In modern industry we can see an immediate effect of scientific thought. Here men do not live within what they practice. Moderns systems of labour consist in ruling out the human side of man and making him into a machine.
Void also today as a fruit of disbelief are all social impulses, and all these facts work back on men and have led then to a certain ‘easy-going’ condition of their social life.
If one wishes to compare or contrast the ascending with the declining powers of the day, one observes that the life of expression is not sufficiently active and does not carry on with enthusiasm what is required. People would rather not take up any new piece of work; they prefer asking if its need is already established, rather than trying to prove its worth in life.
In the world of education, teachers try to place things before children in such a way that they need not be altered when the children grow up. But what is presented to children should be so given that it develops with the child during the course of its life.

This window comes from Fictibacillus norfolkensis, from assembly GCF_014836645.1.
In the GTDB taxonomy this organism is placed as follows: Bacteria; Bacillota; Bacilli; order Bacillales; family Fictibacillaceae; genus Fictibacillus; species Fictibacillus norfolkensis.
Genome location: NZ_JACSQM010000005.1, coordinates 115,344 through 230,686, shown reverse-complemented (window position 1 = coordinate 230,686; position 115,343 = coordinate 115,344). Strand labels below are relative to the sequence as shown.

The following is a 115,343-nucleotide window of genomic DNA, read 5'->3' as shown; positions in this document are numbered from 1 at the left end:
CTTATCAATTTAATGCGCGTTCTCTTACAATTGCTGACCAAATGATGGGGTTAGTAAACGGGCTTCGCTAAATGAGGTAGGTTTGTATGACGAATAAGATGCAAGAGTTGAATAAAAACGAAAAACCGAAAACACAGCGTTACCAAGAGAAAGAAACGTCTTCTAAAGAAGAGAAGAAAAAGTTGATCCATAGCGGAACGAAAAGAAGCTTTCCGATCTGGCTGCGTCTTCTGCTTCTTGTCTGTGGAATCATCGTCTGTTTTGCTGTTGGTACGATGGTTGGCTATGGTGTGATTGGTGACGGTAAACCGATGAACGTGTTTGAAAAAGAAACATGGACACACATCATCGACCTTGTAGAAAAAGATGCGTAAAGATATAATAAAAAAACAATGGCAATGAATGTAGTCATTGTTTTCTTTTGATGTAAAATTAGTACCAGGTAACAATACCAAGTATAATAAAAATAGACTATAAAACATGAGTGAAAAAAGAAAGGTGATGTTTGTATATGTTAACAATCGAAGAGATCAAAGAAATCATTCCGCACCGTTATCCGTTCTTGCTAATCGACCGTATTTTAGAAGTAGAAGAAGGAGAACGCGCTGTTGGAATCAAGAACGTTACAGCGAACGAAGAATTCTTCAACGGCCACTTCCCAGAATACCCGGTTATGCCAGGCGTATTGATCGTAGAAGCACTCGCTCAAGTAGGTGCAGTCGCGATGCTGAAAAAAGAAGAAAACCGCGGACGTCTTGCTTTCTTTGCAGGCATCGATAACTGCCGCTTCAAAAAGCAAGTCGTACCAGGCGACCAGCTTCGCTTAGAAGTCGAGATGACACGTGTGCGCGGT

It is in these facts that we can see how the seeds of agnosticism bear fruit in the life of man.”
Wow. Written over eighty years ago — could be fully applied to our present condition. Who talks like that anymore? Unless, of course, they want you to send them money…Hmm…
Natalie Angier, The Canon (New York: Houghton Mifflin, 2007).
A “science for dummies” kind of text. An introduction to scientific thinking and its history that has a popular and accessible content. I picked this up because of the courses I’m teaching in the same vein. In truth, it isn’t all that great. There’s something a little too cheeky and flippant about Angier’s tone. I imagine she’d be kinda hard to take in person. It’s hard to like books when you have the sense you wouldn’t like the author.
So, anyway, that’s it. The quiz? What book lies on your desk that you’d like to share with the world, something that recently inspired, or broadened your perspective? Maybe just something subversive and dirty. Whatever works…